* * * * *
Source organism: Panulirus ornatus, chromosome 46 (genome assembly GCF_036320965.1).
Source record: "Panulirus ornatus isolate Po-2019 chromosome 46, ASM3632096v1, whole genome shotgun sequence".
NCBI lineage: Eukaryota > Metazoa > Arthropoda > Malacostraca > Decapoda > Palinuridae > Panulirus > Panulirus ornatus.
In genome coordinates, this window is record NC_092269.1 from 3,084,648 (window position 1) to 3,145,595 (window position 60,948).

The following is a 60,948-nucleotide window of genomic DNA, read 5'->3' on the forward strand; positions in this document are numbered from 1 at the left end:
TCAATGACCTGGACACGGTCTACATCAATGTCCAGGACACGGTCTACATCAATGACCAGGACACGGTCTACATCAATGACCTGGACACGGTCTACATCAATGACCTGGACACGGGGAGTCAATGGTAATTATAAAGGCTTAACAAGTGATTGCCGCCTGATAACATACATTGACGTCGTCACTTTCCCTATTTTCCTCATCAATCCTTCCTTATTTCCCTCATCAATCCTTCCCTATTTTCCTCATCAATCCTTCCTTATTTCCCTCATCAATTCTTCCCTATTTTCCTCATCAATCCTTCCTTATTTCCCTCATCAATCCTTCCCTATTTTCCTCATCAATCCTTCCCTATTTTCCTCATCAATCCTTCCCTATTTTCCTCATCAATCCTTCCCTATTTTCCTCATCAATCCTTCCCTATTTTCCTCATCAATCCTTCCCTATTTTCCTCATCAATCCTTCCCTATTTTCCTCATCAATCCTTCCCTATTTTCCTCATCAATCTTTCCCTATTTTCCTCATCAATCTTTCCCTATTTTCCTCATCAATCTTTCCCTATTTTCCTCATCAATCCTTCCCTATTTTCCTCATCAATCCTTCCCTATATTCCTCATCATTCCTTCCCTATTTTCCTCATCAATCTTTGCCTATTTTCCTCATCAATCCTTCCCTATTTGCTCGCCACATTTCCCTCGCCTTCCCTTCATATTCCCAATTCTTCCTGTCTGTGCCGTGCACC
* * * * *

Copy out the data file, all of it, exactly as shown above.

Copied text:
Source organism: Panulirus ornatus, chromosome 46 (genome assembly GCF_036320965.1).
Source record: "Panulirus ornatus isolate Po-2019 chromosome 46, ASM3632096v1, whole genome shotgun sequence".
NCBI lineage: Eukaryota > Metazoa > Arthropoda > Malacostraca > Decapoda > Palinuridae > Panulirus > Panulirus ornatus.
In genome coordinates, this window is record NC_092269.1 from 3,084,648 (window position 1) to 3,145,595 (window position 60,948).

The following is a 60,948-nucleotide window of genomic DNA, read 5'->3' on the forward strand; positions in this document are numbered from 1 at the left end:
TCAATGACCTGGACACGGTCTACATCAATGTCCAGGACACGGTCTACATCAATGACCAGGACACGGTCTACATCAATGACCTGGACACGGTCTACATCAATGACCTGGACACGGGGAGTCAATGGTAATTATAAAGGCTTAACAAGTGATTGCCGCCTGATAACATACATTGACGTCGTCACTTTCCCTATTTTCCTCATCAATCCTTCCTTATTTCCCTCATCAATCCTTCCCTATTTTCCTCATCAATCCTTCCTTATTTCCCTCATCAATTCTTCCCTATTTTCCTCATCAATCCTTCCTTATTTCCCTCATCAATCCTTCCCTATTTTCCTCATCAATCCTTCCCTATTTTCCTCATCAATCCTTCCCTATTTTCCTCATCAATCCTTCCCTATTTTCCTCATCAATCCTTCCCTATTTTCCTCATCAATCCTTCCCTATTTTCCTCATCAATCCTTCCCTATTTTCCTCATCAATCCTTCCCTATTTTCCTCATCAATCTTTCCCTATTTTCCTCATCAATCTTTCCCTATTTTCCTCATCAATCTTTCCCTATTTTCCTCATCAATCCTTCCCTATTTTCCTCATCAATCCTTCCCTATATTCCTCATCATTCCTTCCCTATTTTCCTCATCAATCTTTGCCTATTTTCCTCATCAATCCTTCCCTATTTGCTCGCCACATTTCCCTCGCCTTCCCTTCATATTCCCAATTCTTCCTGTCTGTGCCGTGCACC